This chapter explores the failure of congregationalist ideas to penetrate into the Mersey Basin area of Lancashire and Cheshire in the late 1630s and early 1640s. The chapter focuses on the network of godly clergymen around local aristocratic magnates, the earls of Derby and particularly Lord Strange. These clerics, led by Charles Herle, the future prolocutor of the Westminster assembly, would organise against attempts from New England ministers such as Samuel Eaton and Richard Mather to introduce congregationalist ideas into the region. As civil war broke out, both presbyterians and episcopalians would act together to protect their vision of a cohesive national Church of England from congregationalism.

in Church polity and politics in the British Atlantic world, c. 1635–66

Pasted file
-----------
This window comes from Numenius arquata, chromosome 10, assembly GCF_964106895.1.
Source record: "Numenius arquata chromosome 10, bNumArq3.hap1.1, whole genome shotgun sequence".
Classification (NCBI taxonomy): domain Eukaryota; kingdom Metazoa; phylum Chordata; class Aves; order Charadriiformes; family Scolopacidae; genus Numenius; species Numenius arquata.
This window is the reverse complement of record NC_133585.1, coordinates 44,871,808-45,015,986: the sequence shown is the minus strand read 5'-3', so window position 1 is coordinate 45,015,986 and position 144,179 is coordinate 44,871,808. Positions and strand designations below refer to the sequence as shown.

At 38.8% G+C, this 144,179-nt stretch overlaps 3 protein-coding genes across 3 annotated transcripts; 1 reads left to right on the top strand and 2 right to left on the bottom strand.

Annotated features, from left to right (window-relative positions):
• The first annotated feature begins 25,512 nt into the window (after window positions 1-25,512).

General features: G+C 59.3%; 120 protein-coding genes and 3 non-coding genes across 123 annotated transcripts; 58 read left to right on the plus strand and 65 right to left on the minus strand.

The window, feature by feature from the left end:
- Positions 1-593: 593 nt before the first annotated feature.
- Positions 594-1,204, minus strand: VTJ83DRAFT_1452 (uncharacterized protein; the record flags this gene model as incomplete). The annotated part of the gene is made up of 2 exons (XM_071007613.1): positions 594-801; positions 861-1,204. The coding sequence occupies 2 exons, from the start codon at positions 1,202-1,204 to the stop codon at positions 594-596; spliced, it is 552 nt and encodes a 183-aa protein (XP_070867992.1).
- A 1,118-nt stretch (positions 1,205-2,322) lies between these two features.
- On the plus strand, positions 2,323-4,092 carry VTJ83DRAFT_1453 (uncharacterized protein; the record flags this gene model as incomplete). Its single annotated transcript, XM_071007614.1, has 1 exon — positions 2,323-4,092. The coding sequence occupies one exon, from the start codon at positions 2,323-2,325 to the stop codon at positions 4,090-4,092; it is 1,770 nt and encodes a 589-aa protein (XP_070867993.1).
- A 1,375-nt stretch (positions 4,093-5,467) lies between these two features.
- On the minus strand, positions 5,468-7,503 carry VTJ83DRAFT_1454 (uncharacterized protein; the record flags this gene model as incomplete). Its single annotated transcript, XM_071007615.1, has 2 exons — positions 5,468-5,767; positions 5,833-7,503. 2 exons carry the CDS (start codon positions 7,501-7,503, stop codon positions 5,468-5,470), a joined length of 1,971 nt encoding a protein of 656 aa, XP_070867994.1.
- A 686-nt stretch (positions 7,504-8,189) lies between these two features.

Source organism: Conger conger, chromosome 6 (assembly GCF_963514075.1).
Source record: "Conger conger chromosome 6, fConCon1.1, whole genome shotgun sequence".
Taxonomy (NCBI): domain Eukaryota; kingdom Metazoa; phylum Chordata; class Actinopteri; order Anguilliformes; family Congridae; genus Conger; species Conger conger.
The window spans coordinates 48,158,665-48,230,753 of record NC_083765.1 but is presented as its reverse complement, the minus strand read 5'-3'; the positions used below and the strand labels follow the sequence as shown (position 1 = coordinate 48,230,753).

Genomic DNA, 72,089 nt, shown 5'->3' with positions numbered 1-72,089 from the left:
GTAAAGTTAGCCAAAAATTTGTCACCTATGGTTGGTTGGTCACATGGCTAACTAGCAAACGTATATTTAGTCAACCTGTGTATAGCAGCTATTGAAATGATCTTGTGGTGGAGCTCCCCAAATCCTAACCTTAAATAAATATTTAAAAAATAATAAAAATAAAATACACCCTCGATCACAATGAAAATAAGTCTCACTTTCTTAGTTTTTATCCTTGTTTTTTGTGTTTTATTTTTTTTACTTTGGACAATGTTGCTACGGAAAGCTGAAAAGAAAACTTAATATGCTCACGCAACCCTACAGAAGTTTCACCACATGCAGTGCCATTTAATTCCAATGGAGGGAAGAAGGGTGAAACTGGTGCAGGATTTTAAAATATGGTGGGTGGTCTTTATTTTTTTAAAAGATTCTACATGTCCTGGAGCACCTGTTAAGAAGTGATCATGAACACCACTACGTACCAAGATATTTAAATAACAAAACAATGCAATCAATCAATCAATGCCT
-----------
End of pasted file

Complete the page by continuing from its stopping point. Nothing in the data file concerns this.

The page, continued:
The coal industry has a reputation for stormy industrial relations and is often characterised as being marked by hard-headed employers and militant trade unions. Much of the attention in the considerable historiography has, understandably, focused on battles over wages and working conditions, yet miners’ trade unions placed safety, compensation and disability at the heart of their activities and campaigns, and devoted more of their resources to these issues than to wages or working conditions. This chapter evaluates the place of disability in the industrial politics of the coal industry, both in the sense of disability as rhetoric in union campaigning and coalfields literature, and also in the form of practical efforts by the unions and employers on disability issues. It ranges from the interactions of union lodges and colliery companies in individual contested compensation claims to the efforts of miners’ MPs and women’s groups to enact legislation in Parliament to safeguard the mining population as a whole. It argues for an understanding of mining disability as inherently political and central to the development of the industry.